An exploration of sports content, storytelling, digital and social media. Speaking to players, executives, coaches, creators, journalist and specialist about their sporting passions.
David Kilpatrick: What's the future of the New York Cosmos
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Contrary to popular belief, the New York Cosmos are still alive.
Gone are the glitter-strewn days of the late 1970s when Pele played on the pitch, Mick Jagger watched from the packed stands and then, afterwards, they partied together at Studio 54. The old North American Soccer League soon crumbled under the weight of its own excess. However, its leading team gained an enduring legend.
I spoke to official club historian David Kilpatrick about the incredible origin story of the Cosmos, its brief spell in the limelight, its troublesome rebirth and how, just maybe, there may be a route back to centre stage.
The genesis of the Cosmos - Atlantic Records, two Turkish brothers, Gotham Soccer Club and the New York Generals
The impact of the 1966 and 1970 World Cups
Cosmos is short for Cosmopolitan like NY Mets is short for Metropolitan
Chasing Pele - "George Best did not turn up and Henry Kissinger helped"
Adding Carlos Alberto, Giorgio Chinaglia
New York in the late 1970s - financial problems, the 'Son of Sam' murders and the need for glamour
The power of Chinaglia at the Cosmos
The retirement of Pele
The global tour - Indonesia, Hong Kong, South Korea, Australia, Malaysia London - and the tax dodge that helped
Why the Cosmos became the first US soccer brand
Warner's problems, a failed video game for ET - Extra-terrestrial and the sale of the club
"I'm with the Cosmos" - the phrase that got you into Studio 54
The reboot for the NY Cosmos after the documentary "Once in a Lifetime"
Why they did not join MLS
"The most successful franchises in MLS are those who have embraced their NASL history."
Did the Cosmos win battles for the ‘soccer family’ in the US?
The influence of the Cosmos in the early American World Cup squads
Steve Hunt - seven games for Villa, sold to the Cosmos, played with Pele, went back to the English top flight. Does this prove the standard of the NASL?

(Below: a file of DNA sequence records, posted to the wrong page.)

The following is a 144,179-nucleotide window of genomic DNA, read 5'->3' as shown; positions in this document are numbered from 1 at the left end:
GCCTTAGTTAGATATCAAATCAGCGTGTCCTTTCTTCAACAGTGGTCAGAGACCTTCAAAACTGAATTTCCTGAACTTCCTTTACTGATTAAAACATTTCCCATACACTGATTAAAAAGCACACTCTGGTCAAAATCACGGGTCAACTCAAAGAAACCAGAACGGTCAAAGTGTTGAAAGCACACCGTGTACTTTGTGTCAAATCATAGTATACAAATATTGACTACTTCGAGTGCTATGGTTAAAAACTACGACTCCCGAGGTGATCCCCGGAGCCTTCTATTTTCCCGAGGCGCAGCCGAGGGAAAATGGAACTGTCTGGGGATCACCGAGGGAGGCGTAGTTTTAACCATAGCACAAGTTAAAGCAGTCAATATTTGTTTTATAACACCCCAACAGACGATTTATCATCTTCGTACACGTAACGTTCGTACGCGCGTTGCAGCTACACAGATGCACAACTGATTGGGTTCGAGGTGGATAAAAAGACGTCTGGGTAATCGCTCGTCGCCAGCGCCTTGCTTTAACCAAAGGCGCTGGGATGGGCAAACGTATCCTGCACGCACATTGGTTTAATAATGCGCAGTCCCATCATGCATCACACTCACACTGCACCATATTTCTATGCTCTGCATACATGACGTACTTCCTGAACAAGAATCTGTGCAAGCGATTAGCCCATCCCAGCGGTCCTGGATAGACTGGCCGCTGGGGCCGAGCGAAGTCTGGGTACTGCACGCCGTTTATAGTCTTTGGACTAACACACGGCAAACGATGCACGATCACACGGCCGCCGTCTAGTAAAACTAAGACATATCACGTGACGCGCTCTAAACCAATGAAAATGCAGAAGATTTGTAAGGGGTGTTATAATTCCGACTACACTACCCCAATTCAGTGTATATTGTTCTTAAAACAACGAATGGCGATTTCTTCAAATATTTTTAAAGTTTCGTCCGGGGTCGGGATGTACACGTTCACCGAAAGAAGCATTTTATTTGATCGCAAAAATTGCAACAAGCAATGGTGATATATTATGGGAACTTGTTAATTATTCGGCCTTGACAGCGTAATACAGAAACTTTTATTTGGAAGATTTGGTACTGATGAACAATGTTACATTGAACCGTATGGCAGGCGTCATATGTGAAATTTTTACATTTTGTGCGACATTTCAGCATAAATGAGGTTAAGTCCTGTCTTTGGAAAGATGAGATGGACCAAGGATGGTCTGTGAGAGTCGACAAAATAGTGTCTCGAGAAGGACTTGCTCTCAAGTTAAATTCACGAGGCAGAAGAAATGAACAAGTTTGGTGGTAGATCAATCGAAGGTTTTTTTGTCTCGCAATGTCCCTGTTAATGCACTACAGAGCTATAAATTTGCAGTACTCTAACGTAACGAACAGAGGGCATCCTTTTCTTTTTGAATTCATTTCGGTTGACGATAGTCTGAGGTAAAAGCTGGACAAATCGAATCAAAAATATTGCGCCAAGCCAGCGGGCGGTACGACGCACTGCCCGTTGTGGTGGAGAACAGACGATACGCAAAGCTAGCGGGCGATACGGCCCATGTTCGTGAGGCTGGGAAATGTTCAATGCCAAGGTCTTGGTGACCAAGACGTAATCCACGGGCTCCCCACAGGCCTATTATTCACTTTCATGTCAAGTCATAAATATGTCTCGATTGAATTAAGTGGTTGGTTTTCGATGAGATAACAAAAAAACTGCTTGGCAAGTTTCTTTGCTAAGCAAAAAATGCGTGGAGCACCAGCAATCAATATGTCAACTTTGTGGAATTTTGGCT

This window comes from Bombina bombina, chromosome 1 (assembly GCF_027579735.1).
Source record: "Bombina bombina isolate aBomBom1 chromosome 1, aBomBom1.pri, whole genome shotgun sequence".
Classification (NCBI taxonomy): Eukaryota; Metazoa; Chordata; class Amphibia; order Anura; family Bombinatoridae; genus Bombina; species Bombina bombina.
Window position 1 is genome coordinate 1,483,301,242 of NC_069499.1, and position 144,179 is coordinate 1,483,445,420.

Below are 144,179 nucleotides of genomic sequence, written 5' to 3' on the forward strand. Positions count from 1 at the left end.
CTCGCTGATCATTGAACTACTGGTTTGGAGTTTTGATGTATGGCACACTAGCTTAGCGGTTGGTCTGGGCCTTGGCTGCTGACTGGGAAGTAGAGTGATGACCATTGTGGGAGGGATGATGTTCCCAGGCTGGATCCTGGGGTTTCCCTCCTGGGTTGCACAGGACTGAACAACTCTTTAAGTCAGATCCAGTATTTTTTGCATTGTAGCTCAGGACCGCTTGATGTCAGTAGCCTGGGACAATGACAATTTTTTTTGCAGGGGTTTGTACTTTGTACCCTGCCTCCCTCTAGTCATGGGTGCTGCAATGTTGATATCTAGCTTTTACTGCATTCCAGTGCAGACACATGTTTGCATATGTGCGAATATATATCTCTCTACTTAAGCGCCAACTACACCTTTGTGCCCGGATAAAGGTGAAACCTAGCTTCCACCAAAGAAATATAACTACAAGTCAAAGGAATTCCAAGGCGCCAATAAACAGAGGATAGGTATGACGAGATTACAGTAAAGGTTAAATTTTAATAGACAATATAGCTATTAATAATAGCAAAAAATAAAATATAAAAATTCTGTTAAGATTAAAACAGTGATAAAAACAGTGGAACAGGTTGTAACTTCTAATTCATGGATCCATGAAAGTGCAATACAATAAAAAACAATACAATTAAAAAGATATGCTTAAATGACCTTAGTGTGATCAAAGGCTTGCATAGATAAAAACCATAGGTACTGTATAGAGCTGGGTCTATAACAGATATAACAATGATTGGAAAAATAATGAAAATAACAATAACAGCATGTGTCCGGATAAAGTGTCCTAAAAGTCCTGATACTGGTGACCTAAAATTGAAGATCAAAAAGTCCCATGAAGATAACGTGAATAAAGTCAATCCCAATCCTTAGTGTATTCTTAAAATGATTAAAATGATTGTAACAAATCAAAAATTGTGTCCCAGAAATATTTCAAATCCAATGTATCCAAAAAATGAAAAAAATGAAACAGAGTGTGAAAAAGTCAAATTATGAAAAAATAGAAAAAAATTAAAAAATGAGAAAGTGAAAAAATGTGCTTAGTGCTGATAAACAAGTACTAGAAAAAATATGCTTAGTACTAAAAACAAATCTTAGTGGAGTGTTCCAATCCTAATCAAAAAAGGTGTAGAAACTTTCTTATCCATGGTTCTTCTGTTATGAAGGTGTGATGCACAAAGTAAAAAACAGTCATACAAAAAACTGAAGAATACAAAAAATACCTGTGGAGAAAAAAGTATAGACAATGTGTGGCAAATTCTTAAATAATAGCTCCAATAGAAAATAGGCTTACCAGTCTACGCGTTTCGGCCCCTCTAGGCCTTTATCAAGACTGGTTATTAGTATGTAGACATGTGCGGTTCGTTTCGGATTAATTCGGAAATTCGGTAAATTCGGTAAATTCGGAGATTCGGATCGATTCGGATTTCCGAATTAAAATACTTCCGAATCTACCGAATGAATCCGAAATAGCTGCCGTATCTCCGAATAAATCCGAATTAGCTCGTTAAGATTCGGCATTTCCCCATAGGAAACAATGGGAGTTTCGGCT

The problem of TV ratings in NASL back then and MLS now
The pro/rel issue and the Cosmos
Can global leagues create a route back for the Cosmos?
Why the introduction of New York City FC hurt the new version of the Cosmos
What is the future of the club?
The legal case to try and align North American soccer with global football
Is there still a fanbase out there for the New York Cosmos?
Rob Moody: Why YouTube's best cricket channel makes no money and has no future
Rob Moody runs a YouTube channel with over 900,000 subscribers and holds an important influence over the agenda in his sport but he has never made a penny.
If you are a cricket fan with access to the internet, it is highly likely you have seen one of his videos. Robelinda2 is the ‘go to’ channel for the rare, unusual or controversial moments in the game. His archive has received over a billion views in its 10-year existence by curating niche cricketing content that is appetising to fans and acceptable to rights-holders.
His one-man mission has been so successful that, these days, major players and executives offer their support whenever he suffers a copyright strike.
Moody will say there is no strategy behind his channel, I disagree. His ideas are perfect for his niche, he looks at metrics and experiments constantly. One recent change saw a 10-year-old video move from 170 views to 80,000 in just 48 hours. However, the Australian expects his channel to be shut down soon.
This is an unusual digisport success story. Yet, there are many lessons to be learned.
Johan Junker: Content Strategy, the cookie apocalypse and other disasters
Content strategy, the cookie apocalypse and other disasters
Like a great drummer, a sports content strategy should be tight and consistent but happy to improvise when required.